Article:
Australian Health Review Australian Health Review Society
Journal of the Australian Healthcare & Hospitals Association
RESEARCH ARTICLE

Health and well being of lesbian, gay, bisexual, transgender and intersex people aged 50 years and over

Mark Hughes
+ Author Affliations
- Author Affliations

School of Arts and Social Sciences, Southern Cross University, Locked Bag 4, Coolangatta, Qld 4252, Australia. Email: mark.hughes@scu.edu.au

Australian Health Review - https://doi.org/10.1071/AH16200
Submitted: 6 September 2016  Accepted: 9 January 2017   Published online: 7 March 2017

Abstract

Objectives The aim of the present study was to examine the health and well being of older lesbian, gay, bisexual, transgender and intersex (LGBTI) people, the health issues that concern them, the services they use and challenges accessing services.

Methods This study comprised a survey of the health and well being of 312 LGBTI people aged 50 years and over in New South Wales. The survey included the Short-Form 12 (SF-12) measure of health-related quality of life, the Kessler 10 (K10) measure of psychological distress, and the three-item Loneliness Scale.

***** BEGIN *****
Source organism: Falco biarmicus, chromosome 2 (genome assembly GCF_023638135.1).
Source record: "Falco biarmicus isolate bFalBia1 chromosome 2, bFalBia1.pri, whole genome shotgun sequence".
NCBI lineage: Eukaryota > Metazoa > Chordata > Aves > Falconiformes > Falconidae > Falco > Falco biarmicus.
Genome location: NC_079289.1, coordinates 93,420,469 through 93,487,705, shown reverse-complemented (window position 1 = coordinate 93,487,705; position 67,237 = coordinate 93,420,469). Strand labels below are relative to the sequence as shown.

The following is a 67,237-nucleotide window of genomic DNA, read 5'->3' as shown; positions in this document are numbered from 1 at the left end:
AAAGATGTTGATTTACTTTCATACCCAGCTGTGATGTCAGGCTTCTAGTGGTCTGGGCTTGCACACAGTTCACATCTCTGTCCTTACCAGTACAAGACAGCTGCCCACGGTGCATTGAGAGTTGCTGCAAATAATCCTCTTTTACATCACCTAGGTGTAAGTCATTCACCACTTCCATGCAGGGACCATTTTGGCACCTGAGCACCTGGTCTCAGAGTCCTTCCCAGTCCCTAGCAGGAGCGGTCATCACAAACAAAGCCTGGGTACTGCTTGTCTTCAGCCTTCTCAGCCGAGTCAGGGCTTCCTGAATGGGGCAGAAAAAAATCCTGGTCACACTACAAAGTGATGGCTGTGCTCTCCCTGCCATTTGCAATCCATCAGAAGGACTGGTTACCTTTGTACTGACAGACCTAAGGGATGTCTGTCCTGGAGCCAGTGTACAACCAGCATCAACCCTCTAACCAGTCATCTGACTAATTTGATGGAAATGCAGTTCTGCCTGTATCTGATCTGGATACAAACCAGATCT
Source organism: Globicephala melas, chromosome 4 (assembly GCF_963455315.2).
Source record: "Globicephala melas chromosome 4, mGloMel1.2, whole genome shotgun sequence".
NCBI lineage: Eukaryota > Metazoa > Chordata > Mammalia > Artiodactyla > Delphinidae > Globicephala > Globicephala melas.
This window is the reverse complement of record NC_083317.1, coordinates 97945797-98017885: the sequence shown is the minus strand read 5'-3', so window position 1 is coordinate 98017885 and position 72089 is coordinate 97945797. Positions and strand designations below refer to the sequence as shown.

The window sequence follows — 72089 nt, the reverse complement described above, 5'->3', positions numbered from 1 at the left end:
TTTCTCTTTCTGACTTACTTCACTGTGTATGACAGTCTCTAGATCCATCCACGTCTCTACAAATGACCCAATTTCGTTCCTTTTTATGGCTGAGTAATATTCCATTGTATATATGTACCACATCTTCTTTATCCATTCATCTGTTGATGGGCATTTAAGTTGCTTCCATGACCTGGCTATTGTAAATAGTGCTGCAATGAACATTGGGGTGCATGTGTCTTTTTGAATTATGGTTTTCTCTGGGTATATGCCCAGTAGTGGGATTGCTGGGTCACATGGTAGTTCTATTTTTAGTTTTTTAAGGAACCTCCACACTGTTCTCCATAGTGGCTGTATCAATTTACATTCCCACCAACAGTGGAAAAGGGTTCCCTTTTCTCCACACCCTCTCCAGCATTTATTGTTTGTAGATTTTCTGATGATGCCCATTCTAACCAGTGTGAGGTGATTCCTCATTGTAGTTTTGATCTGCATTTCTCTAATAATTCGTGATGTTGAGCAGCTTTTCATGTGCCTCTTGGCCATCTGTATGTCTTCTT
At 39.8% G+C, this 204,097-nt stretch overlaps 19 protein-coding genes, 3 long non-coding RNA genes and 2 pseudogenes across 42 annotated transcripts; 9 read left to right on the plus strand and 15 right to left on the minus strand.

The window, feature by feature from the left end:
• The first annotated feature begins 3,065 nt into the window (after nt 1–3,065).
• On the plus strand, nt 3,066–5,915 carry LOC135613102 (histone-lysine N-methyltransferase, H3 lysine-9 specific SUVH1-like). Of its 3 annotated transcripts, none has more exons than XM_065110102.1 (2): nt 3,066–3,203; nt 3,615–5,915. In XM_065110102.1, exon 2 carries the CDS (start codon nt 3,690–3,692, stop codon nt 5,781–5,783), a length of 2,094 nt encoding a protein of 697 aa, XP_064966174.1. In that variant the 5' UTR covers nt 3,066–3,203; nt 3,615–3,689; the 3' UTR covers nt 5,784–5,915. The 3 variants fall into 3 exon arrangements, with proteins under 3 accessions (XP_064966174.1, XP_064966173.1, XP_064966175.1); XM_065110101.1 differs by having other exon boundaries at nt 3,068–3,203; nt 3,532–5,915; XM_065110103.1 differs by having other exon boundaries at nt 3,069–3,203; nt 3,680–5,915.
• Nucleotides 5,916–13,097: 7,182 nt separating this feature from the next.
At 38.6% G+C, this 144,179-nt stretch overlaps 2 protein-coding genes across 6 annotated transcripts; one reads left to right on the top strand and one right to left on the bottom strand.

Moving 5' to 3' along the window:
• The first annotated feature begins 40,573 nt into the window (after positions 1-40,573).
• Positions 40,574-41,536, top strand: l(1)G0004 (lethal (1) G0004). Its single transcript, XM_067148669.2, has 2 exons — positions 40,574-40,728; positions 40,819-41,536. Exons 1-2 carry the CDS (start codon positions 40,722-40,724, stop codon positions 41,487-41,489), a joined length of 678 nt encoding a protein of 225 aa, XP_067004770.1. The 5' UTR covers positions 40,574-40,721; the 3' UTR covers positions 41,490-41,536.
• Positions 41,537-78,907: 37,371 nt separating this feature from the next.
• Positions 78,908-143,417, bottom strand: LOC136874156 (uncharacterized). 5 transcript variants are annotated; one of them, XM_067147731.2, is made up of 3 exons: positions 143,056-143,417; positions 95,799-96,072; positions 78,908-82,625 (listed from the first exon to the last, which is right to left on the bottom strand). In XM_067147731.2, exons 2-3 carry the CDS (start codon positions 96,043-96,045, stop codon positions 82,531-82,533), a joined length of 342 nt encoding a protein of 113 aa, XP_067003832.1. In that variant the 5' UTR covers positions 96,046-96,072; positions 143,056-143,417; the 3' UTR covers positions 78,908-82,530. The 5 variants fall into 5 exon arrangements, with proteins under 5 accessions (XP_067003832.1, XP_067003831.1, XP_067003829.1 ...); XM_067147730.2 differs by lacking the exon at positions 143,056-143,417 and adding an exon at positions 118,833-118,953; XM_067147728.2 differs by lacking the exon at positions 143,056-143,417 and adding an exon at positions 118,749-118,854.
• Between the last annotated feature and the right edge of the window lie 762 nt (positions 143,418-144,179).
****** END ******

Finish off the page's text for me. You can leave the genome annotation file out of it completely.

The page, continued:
Results Higher levels of psychological distress, lower mental health and greater loneliness were found among this sample than is typically found in the general population. Mental health was lower among carers and those not in a relationship, while psychological distress was greater among those living alone and those experiencing higher rates of loneliness. The most commonly accessed health service was a general practitioner (GP), with most respondents reporting that they were open about their sexuality to their GP and that they had a regular GP. Some reported difficulties accessing health services because of their gender or sexual diversity.

Conclusions Although many older LGBTI people are well, both physically and mentally, they do appear to face increased risk of certain health issues compared with the general population.

What is known about the topic? Overseas research indicates that older LGBTI people may be at greater risk of certain physical and mental health conditions than the general population.

What does this paper add? This paper provides Australian data, using well-validated instruments, on the health and well being of older LGBTI people. It provides evidence of the health issues that older LGBTI people are most concerned about and the barriers they face in accessing services.

What are the implications for practitioners? It is important for health practitioners to be aware that older LGBTI people appear to be at increased risk of certain physical and mental health issues, such as loneliness and psychological distress. Providing opportunities for clients to identify their gender or sexual diversity may assist in monitoring risk factors and enable referral to promote healthy aging.


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